Transplant Type: Double Lung
Chrissy Mizer has a new lease on life. Twenty years ago, she was diagnosed with mixed connective tissue disease. As the illness progressed, it affected her lungs, and she was diagnosed with Interstitial Lung Disease. Her diagnosis came as a shock, as there is no family history of her illness. For years, Chrissy relied on supplemental oxygen around the clock to help her breathe. Doctors said a double-lung transplant is critical to her survival. Thankfully, Chrissy received a transplant on May 5, 2020.
Due to the threat of COVID-19, Chrissy had to go through the surgery alone. The transplant took approximately 12 hours, and there were some complications. For the first 10 days, Chrissy was placed on an ECMO machine and ventilator and was in critical condition. She is improving each day as she gets used to her new lungs and continues to recover at the hospital without her family and friends. It’s been difficult for Chrissy and her loved ones to be apart during this time. The hospital nursing team has set up zoom calls to lift Chrissy’s spirits as she fights to recover.
Chrissy’s niece, Lilia, shared her thoughts about the transplant in this beautiful statement: “I’ve been working in the garden and I have seen what happens when a plant is transplanted. It looks wilted and really bad until it takes root and I bet it is the same with Lungs. I am picturing Auntie Chrissy’s lungs taking root and blooming. I think they just need time and right now they are taking root.”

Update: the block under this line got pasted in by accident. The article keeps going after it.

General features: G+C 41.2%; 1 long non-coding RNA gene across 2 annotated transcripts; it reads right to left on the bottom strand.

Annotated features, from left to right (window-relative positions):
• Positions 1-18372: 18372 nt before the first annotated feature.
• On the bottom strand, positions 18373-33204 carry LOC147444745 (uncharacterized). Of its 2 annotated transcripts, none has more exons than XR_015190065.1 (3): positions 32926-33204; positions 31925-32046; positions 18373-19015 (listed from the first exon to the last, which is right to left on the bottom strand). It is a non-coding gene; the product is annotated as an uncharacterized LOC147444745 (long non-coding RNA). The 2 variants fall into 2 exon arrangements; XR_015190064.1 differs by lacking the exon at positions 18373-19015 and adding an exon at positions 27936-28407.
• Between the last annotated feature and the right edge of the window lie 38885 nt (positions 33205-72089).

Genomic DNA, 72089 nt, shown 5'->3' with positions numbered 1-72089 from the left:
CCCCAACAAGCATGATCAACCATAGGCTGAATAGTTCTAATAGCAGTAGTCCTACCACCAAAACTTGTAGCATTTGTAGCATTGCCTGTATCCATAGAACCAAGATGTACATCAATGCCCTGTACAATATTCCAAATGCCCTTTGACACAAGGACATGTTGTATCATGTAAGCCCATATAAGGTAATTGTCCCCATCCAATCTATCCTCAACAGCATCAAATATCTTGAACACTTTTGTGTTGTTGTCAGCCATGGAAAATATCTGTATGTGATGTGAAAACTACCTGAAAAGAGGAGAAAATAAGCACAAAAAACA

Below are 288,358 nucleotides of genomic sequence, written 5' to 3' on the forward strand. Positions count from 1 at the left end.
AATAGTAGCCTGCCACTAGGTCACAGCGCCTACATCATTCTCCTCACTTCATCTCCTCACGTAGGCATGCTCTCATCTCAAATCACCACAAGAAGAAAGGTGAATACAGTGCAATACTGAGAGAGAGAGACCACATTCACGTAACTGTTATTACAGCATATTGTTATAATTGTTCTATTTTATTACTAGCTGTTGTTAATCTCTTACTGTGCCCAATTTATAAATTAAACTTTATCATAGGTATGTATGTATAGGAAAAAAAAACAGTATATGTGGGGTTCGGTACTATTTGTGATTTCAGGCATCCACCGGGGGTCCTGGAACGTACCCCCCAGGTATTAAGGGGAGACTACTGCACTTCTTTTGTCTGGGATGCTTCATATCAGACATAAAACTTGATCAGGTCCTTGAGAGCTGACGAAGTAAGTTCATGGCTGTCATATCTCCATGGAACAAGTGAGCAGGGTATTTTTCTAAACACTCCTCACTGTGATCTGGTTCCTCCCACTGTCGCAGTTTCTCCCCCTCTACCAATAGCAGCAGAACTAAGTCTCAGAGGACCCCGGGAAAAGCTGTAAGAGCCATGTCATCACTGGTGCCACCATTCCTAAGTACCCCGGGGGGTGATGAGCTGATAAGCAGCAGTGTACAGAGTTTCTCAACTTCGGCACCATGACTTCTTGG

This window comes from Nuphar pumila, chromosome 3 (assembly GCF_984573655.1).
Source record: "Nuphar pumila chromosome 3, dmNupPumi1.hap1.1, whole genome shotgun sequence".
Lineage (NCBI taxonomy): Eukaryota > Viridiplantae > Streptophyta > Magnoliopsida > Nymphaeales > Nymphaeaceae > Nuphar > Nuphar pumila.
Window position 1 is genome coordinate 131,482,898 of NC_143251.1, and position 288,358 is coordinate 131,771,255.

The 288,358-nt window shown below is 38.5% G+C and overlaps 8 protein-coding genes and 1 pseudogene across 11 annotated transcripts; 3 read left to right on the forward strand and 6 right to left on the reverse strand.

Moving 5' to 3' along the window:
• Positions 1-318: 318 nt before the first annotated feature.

Chrissy and her family are so thankful for the transplant that saved her life, and for the love and support of so many during this difficult time. The recovery will be long and challenging, but Chrissy has always been a fighter and is staying strong and working through the obstacles. She looks forward to fully recovering so she can be more active and enjoy life with her family and friends. But right now, Chrissy needs your help.
The average double-lung transplant costs more than $1 million, and that’s only the beginning. Even with health insurance, which will cover a portion of the transplant costs, she faces significant expenses related to the surgery. For the rest of her life, she will need follow-up care and daily anti-rejection medications. Post-transplant medications are very expensive, and they’re as critical to her survival as the transplant itself. Once Chrissy has recovered from surgery, she will move to an acute rehab facility that will add to her financial burdens. She lives more than 200 miles from her transplant center and has had to temporarily relocate to be nearby while she recovers, incurring substantial expenses for travel, food, and lodging.
You can help by making a tax-deductible donation to NFT in honor of Chrissy. If you'd prefer to send your gift by mail, please send it to the NFT California Transplant Fund, 3249 W. Sarazens Circle, Suite 100, Memphis, TN 38125. Please be sure to write "in honor of Chrissy Mizer” on the memo line.
Thank you for your generosity!
Patient Health Institute: Stanford